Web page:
Drug overdoses and drug-related deaths are on the rise in Whatcom County and statewide. Health officials blame a synthetic opioid that can be 100 times more potent than morphine.
“Overdose deaths are a public health emergency, and fentanyl is a major driver,” Tao Sheng Kwan-Gett, chief science officer for the state Department of Health, said in a press release.
After Whatcom County recorded no deaths related to fentanyl in 2018, 15 residents died from a fentanyl overdose in 2020. In 2021, Whatcom County reported 25 fentanyl-related deaths, according to a Department of Health dashboard.
Statistics suggest that fentanyl replaced heroin and prescription pills as the drug of choice for opioid users around 2017, Bellingham EMS Captain Joe Frank told the Bellingham City Council on Feb. 28.
“It started skyrocketing in 2015, and it hasn’t tapered down at all,” Frank said, referring to national trends. “It’s still on the rise.”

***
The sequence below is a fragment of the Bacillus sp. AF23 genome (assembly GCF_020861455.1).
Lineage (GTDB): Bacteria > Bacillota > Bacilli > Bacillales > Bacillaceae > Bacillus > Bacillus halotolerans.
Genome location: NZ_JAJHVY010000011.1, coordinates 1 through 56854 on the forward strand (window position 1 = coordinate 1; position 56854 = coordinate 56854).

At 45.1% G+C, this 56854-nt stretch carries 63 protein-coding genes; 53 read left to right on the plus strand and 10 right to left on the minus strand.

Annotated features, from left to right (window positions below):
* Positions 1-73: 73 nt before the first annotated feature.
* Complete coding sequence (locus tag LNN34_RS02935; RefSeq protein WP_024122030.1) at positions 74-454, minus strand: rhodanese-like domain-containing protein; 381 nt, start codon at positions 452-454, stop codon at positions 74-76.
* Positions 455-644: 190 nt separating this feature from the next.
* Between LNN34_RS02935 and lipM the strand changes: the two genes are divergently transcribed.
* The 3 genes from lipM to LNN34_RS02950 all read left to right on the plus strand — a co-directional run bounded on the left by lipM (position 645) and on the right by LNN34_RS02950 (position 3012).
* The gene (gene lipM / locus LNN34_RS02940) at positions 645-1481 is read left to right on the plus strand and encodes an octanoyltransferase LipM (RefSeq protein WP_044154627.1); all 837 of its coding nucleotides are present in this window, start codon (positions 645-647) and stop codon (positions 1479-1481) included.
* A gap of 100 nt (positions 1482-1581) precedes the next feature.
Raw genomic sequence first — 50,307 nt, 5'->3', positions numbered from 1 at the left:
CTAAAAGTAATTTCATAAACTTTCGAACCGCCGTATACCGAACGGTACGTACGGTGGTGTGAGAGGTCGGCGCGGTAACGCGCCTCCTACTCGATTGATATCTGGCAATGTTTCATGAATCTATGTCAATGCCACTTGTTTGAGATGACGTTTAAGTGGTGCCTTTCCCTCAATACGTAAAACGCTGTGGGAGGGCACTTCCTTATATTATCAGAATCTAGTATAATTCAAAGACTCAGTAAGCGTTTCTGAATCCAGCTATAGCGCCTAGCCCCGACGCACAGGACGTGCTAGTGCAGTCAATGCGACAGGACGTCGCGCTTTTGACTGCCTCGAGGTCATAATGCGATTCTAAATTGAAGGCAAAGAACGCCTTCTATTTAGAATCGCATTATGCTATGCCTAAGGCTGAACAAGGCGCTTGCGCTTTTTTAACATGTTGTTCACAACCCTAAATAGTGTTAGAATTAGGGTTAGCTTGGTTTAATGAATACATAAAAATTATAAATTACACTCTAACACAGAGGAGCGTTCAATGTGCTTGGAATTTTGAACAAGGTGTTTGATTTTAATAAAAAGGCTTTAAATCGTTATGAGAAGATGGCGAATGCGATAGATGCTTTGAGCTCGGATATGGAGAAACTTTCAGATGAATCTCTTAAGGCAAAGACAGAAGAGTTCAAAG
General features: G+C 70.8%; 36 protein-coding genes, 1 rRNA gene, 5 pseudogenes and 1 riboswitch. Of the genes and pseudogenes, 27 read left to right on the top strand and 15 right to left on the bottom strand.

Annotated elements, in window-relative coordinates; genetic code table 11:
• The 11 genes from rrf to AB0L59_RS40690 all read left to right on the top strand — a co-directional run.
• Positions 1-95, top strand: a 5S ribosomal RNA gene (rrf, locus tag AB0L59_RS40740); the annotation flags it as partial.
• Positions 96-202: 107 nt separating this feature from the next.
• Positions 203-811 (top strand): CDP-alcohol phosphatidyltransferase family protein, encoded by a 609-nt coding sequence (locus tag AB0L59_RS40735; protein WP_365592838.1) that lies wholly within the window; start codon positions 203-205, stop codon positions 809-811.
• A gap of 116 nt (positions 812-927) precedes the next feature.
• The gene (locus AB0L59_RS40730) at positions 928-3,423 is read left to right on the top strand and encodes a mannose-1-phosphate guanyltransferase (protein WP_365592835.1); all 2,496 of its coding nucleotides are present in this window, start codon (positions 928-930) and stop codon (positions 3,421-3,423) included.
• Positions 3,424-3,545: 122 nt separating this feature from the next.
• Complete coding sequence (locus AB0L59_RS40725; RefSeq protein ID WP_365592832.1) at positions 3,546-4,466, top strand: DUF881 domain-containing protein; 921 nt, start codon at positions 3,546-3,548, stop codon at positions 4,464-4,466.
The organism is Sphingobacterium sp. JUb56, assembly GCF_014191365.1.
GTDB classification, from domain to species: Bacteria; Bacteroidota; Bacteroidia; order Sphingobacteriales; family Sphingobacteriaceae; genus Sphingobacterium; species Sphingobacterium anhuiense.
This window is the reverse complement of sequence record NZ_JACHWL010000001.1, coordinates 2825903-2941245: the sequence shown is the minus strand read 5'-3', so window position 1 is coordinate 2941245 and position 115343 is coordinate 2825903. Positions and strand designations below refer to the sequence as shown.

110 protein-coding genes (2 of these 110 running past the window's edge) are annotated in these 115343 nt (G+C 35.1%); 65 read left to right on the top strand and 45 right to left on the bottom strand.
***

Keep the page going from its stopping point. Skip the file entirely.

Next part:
Fentanyl is particularly dangerous because it is inexpensive yet potent and often mixed with other drugs.
“Fentanyl is in everything anymore,” Frank said. “People are now misting fentanyl on marijuana” to encourage customers to come back, he added.
The EMS captain said he had also heard about the Skagit County Sheriff’s Office finding “a lot of Xanax bars laced with fentanyl.”
One of the biggest obstacles to reversing the trend on drug overdoses locally is a lack of treatment facilities, Bellingham Fire Chief Bill Hewett told the City Council at the February meeting.
“That’s probably one of the other big things for us to continue the discussion on,” Hewett said. “How do we increase drug treatment and mental health beds here, directly in our community?”